- Old Jail Museum: 1919 jail in Taylorsville, now a museum
- Lucas Mansion: Restored turn of the century home of James "Diamond Jim" Lucas in Hiddenite Center
- Friendship Church: Lutheran and Evangelical church organized in 1833, near Taylorsville
- Linney's Mill: Built in 1790 by Richard Cook. Located on the northeast corner of Alexander County, it is still operational.
- Little River Baptist Church: first association meeting in 1771 (in what became Alexander County in 1847), church erected in 1786, originally called "Old Meeting House"
|Population Rank||City/Town/etc.||Municipal type||Population (2010 Census)|
|2||Taylorsville (county seat)||Town||2,098|
|3||Stony Point (partially in Iredell County)||CDP||1,317|
Politics, law and government
Alexander is currently a powerfully Republican county in Presidential elections. The only Democrat to carry the county in the past nineteen Presidential contests has been Jimmy Carter in 1976, although Barry Goldwater won the county by a mere thirty-eight votes in 1964. In contrast, Hillary Clinton in 2016 obtained barely twenty percent of the county's vote. The county did vote mainly Democratic during the Third Party System, but Populist sentiments in the 1890s have meant the county has supported that party only five times since 1896.
Alexander County is a member of the regional Western Piedmont Council of Governments.
The county is served by one railroad, the Alexander Railroad Company.
- National Register of Historic Places listings in Alexander County, North Carolina
- Category:People from Alexander County, North Carolina
- "State & County QuickFacts". United States Census Bureau. Archived from the original on June 6, 2011. Retrieved October 17, 2013.
- "Find a County". National Association of Counties. Archived from the original on 2011-05-31. Retrieved 2011-06-07.
- Vocci, Robert Blair (2006). "Alexander County, North Carolina". NCPedia. Retrieved August 8, 2019.
- Crouse, Andrew Leonhardt (1905). Historical Sketches of Alexander County, North Carolina, Friendship Lutheran Church, Hopewell Reformed Church, and Charity Baptist Church, and of the Bowman and Fry Families. Hickory, North Carolina.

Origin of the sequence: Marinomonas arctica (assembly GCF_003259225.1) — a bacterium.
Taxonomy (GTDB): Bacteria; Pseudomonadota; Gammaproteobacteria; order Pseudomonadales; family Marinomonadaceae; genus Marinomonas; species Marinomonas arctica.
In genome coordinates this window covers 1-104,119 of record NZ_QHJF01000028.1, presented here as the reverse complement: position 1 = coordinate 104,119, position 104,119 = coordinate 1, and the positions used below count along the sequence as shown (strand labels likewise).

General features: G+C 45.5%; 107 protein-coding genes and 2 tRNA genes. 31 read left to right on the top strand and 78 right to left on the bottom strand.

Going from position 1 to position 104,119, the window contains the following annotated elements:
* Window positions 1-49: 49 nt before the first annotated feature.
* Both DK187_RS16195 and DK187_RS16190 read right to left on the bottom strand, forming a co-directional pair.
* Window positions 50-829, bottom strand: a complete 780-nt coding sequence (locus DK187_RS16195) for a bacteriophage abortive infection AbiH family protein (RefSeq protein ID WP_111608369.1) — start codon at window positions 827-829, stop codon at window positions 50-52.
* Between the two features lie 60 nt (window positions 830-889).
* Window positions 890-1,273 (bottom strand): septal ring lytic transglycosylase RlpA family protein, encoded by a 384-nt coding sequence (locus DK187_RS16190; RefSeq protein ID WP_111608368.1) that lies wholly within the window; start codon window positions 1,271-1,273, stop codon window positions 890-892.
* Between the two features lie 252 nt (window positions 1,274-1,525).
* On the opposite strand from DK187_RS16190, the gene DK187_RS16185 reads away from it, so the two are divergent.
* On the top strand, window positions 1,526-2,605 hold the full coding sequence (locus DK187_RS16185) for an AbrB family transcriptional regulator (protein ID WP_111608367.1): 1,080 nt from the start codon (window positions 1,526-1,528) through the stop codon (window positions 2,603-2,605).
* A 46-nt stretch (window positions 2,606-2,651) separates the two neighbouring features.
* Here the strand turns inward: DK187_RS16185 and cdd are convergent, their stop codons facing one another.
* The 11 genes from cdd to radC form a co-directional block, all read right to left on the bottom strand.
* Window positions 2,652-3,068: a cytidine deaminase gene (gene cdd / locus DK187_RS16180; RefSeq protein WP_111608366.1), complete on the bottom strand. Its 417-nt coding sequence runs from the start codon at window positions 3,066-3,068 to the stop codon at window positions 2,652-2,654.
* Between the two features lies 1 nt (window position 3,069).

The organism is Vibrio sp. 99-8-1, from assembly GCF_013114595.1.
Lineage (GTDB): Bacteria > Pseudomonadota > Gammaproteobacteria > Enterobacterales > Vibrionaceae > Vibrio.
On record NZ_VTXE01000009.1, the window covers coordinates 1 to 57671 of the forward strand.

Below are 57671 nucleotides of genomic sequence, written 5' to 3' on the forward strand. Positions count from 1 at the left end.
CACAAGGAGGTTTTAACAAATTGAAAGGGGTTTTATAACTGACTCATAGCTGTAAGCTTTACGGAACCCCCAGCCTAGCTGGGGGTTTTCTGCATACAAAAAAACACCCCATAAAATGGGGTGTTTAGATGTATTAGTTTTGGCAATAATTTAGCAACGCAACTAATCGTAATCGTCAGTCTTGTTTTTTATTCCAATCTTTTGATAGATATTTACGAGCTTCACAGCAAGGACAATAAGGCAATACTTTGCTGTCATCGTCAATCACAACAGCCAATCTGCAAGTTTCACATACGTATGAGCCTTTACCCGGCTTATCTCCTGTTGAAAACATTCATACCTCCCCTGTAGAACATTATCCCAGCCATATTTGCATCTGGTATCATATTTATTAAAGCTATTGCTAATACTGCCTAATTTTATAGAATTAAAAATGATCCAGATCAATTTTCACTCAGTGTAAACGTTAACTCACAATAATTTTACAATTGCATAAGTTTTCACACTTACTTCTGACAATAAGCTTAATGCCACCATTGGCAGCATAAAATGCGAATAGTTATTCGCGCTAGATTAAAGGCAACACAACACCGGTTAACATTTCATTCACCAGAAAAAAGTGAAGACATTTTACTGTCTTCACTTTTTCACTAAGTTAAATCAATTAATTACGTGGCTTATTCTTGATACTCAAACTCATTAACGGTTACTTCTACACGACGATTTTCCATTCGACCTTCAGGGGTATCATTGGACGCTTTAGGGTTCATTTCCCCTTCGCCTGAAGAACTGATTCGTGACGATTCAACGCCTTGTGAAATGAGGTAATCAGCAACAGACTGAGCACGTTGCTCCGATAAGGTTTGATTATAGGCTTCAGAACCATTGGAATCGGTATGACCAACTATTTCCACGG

- Martin, Jonathan. "Alexander County (1847)". North Carolina History Project. John Locke Foundation. Retrieved December 8, 2012.
- White, William E. (1926). Taylorsville Times (ed.). A History of Alexander County, North Carolina (PDF). Retrieved June 3, 2019.
- Lewis, J.D. "Alexander County, North Carolina". The American Revolution in North Carolina. Retrieved August 9, 2019.
- "2010 Census Gazetteer Files". United States Census Bureau. August 22, 2012. Archived from the original on January 12, 2015. Retrieved January 11, 2015.
- "Population and Housing Unit Estimates". Retrieved March 28, 2020.
- "U.S. Decennial Census". United States Census Bureau. Retrieved January 11, 2015.
- "Historical Census Browser". University of Virginia Library. Retrieved January 11, 2015.
- Forstall, Richard L., ed. (March 27, 1995). "Population of Counties by Decennial Census: 1900 to 1990". United States Census Bureau. Retrieved January 11, 2015.
- "Census 2000 PHC-T-4. Ranking Tables for Counties: 1990 and 2000" (PDF). United States Census Bureau. Retrieved January 11, 2015.
- "U.S. Census website". United States Census Bureau. Retrieved 2008-01-31.
- "North Carolina Constitution of 1868" (PDF). Retrieved May 10, 2019.
- Lewis, J.D. "Alexander County Post Offices". The American Revolution in North Carolina. Retrieved August 8, 2019.
- "Alexander County Comprehensive Plan" (PDF). Alexander County Board of Commissioners. April 21, 2008. Retrieved August 8, 2019.
- "Linney's Mill". Retrieved August 8, 2019.
- Promotions, Center for New Media and. "US Census Bureau 2010 Census". www.census.gov. Retrieved 2018-03-14.
- Leip, David. "Dave Leip's Atlas of U.S. Presidential Elections". uselectionatlas.org. Retrieved 2018-03-14.
- Powell, William S., ed. (2006). Alexander County. Encyclopedia of North Carolina (University of North Carolina Press: Chapel Hill, NC.
- Allen, Sara C. Allen, ed. (1985). The Heritage of Alexander County, North Carolina.
- Lewis, J.D. "Alexander County, North Carolina". The American Revolution in North Carolina. Retrieved June 3, 2019.
- "County website". Retrieved August 7, 2019.